Unusually, the duo opted for an update of the duchess look with short, thigh-skimming versions. So the volume was intense and striking. Evidently strong pattern-cutters, most of the garments looked like they had developed on the stand, as the shapes were vast, yet well thought-out and executed. Bodice styles varied from strapless to the current, trendy, one-shoulder silhouette. The collection definitely had a period feel, as the dresses were complimented by tailored Capri pants and cropped sleeve jackets reminiscent of the 18th century.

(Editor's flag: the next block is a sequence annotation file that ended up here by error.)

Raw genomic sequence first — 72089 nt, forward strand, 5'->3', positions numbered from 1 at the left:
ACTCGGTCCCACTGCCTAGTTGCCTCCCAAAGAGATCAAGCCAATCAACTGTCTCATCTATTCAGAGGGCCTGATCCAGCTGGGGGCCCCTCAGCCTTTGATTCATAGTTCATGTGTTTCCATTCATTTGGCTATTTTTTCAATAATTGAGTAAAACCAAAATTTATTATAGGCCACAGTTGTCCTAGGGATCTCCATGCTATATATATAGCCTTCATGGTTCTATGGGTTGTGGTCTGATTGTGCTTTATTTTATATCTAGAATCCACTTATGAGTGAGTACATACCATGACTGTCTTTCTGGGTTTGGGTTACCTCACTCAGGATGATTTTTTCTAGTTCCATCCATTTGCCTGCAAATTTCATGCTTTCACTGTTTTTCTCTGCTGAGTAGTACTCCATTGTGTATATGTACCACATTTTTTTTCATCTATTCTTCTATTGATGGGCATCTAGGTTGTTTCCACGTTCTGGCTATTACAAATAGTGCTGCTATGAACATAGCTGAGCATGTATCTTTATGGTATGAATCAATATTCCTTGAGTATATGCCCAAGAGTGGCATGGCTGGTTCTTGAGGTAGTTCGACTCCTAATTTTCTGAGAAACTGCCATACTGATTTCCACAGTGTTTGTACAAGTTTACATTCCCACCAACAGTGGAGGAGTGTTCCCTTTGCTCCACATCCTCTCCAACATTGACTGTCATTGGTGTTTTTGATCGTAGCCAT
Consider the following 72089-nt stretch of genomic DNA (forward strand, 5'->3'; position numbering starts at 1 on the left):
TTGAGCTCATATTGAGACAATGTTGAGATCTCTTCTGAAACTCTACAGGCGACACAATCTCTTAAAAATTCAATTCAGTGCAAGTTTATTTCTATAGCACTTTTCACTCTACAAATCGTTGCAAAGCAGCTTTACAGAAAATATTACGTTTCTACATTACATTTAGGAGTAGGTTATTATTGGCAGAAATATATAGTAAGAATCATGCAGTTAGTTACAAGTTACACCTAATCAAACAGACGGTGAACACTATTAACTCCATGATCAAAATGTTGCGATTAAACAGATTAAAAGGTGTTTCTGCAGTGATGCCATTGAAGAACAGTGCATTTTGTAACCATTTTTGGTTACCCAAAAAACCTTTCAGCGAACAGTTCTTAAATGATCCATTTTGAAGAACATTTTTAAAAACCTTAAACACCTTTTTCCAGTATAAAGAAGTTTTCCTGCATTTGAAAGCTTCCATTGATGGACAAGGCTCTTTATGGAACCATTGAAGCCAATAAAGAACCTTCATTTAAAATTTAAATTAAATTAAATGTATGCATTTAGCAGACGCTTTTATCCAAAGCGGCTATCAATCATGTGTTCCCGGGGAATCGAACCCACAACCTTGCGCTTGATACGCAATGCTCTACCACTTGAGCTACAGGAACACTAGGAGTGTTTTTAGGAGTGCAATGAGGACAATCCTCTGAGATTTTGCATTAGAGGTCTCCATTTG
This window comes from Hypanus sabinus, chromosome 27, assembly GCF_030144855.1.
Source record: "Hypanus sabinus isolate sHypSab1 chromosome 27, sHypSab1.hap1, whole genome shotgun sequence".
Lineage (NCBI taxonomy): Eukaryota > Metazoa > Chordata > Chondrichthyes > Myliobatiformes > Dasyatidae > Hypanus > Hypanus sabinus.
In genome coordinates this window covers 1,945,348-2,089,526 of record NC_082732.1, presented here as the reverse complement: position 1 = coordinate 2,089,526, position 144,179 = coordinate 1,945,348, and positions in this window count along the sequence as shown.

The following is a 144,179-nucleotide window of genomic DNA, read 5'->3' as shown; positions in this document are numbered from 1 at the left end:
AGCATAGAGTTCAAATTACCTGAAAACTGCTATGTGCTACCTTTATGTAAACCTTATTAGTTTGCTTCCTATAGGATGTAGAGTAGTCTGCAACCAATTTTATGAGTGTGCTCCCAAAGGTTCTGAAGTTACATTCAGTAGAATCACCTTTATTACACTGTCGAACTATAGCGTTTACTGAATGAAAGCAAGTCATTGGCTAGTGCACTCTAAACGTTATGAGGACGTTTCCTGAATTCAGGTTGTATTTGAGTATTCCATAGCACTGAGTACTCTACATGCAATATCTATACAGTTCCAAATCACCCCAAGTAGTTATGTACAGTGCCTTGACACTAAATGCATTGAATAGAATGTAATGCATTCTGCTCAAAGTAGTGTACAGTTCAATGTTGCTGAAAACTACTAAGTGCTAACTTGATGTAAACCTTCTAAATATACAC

With each music change, the collection developed and reformed, and although silhouettes were uniform throughout, each piece was unique. Block colours developed into print, with the colours being combined to create a floral print that referenced stately home decor in its style.
The final stage of the show concentrated on glitz and glam, with dresses decorated with intricate beading detail. This was worked into pleats, folds and carefully moulded bodices.
Like all good couture shows, the final piece was the wedding dress, which was met with great applause. And with that I fled Paris to return to gloomy, but creative, London. Au revoir!